Lao Tzu, author of the Tao Te Ching (Way of Life), said this about leadership:
A leader is best when people barely know he exists, not so good when people obey and acclaim him, worse when they despise him....But of a good leader who talks little when his work is done, his aim fulfilled, they will say, "We did it ourselves." (Taken from http://www.heartquotes.net/Leadership.html)
Gives team members responsibilities
I firmly believe this is necessary in order to help people gain the experience they need for the next phase in their careers. I think they also achieve more for the team and school as a whole if they are allowed to take real decisions and to be creative. One good place to start is by asking them to take the lead with a new idea they presented to you and which, after discussion, is going to be put in place.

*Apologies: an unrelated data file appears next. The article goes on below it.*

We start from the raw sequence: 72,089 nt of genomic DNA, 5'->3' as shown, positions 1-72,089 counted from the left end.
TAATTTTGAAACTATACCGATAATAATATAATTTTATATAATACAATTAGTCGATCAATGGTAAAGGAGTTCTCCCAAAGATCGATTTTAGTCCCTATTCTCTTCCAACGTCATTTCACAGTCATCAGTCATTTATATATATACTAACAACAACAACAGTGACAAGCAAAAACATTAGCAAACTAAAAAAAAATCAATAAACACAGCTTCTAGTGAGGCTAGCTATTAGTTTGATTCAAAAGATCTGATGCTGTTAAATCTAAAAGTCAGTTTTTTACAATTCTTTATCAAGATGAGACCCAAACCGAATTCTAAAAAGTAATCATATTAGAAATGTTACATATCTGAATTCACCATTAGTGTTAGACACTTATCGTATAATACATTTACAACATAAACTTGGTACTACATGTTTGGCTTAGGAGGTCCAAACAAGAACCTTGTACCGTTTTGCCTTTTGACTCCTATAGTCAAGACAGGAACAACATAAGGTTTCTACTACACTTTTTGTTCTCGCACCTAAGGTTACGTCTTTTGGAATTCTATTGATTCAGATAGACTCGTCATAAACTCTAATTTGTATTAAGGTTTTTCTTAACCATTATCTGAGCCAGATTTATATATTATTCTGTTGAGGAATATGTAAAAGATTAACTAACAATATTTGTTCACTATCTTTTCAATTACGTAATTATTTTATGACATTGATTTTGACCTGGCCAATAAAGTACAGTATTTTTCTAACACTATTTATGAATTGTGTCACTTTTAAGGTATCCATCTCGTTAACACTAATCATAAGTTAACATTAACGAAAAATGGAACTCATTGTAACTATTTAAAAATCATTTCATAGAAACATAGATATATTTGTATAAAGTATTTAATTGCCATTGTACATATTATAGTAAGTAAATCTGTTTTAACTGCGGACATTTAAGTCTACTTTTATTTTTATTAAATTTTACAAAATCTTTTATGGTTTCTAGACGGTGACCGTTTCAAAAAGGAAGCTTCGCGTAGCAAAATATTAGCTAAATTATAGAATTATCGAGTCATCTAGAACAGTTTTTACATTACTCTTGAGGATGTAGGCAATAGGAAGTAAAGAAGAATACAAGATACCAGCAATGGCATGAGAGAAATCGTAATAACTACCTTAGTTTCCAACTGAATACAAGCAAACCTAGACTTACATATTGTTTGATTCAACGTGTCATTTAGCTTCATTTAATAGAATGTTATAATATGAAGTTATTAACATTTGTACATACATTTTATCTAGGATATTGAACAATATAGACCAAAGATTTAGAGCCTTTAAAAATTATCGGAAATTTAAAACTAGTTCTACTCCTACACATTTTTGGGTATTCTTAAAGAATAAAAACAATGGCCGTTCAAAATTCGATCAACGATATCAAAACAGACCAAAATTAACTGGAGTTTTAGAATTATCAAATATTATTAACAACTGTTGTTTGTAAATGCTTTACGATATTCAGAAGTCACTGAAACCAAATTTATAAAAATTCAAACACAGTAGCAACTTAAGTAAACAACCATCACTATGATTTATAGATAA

Has team members leave (1)
You can always tell when a new leader is being effective: at least one person starts looking for work elsewhere because they don’t like the new challenges or expectations. Note that I’m assuming these are genuine and reasonable, and not merely a form of bullying or only being promoted because the new team leader wishes to make their mark.
Has team members leave (2)
Much nicer, of course, is where people leave because they have obtained a better job elsewhere – thanks to the opportunities you gave them to gain the right sort of experience.
Enjoys a high level of achievement…
… Amongst ALL pupils